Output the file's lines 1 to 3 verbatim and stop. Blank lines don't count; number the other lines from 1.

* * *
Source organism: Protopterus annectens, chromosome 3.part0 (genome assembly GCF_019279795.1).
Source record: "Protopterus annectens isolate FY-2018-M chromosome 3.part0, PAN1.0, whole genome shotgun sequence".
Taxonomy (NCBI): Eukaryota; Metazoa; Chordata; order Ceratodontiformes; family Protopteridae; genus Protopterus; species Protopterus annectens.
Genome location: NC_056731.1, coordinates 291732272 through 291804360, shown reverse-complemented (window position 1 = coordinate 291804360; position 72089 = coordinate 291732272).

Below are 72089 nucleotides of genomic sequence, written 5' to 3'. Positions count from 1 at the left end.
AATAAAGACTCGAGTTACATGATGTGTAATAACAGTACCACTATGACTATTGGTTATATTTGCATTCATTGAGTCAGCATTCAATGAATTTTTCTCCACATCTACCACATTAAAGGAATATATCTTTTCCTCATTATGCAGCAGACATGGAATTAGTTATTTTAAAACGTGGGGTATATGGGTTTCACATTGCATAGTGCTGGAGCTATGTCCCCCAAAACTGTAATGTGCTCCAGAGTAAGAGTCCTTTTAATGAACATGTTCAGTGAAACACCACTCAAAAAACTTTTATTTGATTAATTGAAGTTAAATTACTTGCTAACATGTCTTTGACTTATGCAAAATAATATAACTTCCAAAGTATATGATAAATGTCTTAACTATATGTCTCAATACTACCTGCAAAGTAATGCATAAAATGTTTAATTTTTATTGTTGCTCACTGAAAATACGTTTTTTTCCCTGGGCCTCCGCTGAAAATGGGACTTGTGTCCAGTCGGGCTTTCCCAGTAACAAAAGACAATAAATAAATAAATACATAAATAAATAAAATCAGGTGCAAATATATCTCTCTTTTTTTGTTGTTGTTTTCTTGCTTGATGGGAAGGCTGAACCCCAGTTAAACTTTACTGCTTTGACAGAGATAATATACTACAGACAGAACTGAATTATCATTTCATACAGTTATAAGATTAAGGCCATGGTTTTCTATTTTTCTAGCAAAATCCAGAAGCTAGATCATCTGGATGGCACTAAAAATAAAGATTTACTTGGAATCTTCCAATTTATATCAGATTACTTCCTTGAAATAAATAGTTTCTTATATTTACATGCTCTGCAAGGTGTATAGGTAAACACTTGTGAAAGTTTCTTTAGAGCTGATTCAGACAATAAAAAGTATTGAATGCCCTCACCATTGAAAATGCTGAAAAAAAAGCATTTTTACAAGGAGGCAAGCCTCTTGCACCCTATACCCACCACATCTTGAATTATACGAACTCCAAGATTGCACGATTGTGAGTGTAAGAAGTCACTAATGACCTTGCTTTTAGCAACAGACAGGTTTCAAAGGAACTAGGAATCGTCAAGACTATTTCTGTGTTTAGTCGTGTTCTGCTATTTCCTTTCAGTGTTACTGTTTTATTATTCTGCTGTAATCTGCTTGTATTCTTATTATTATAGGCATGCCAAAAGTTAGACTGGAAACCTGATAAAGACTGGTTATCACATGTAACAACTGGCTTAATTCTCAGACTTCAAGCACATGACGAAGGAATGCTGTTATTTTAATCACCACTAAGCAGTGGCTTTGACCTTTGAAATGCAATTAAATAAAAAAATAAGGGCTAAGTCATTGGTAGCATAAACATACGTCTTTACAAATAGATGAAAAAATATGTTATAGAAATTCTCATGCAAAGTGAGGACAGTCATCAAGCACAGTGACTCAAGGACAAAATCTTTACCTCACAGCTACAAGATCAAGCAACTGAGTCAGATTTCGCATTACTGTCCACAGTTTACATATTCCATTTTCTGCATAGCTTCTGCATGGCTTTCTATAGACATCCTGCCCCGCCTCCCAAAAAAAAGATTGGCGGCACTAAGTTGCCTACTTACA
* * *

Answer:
Source organism: Protopterus annectens, chromosome 3.part0 (genome assembly GCF_019279795.1).
Source record: "Protopterus annectens isolate FY-2018-M chromosome 3.part0, PAN1.0, whole genome shotgun sequence".
Taxonomy (NCBI): Eukaryota; Metazoa; Chordata; order Ceratodontiformes; family Protopteridae; genus Protopterus; species Protopterus annectens.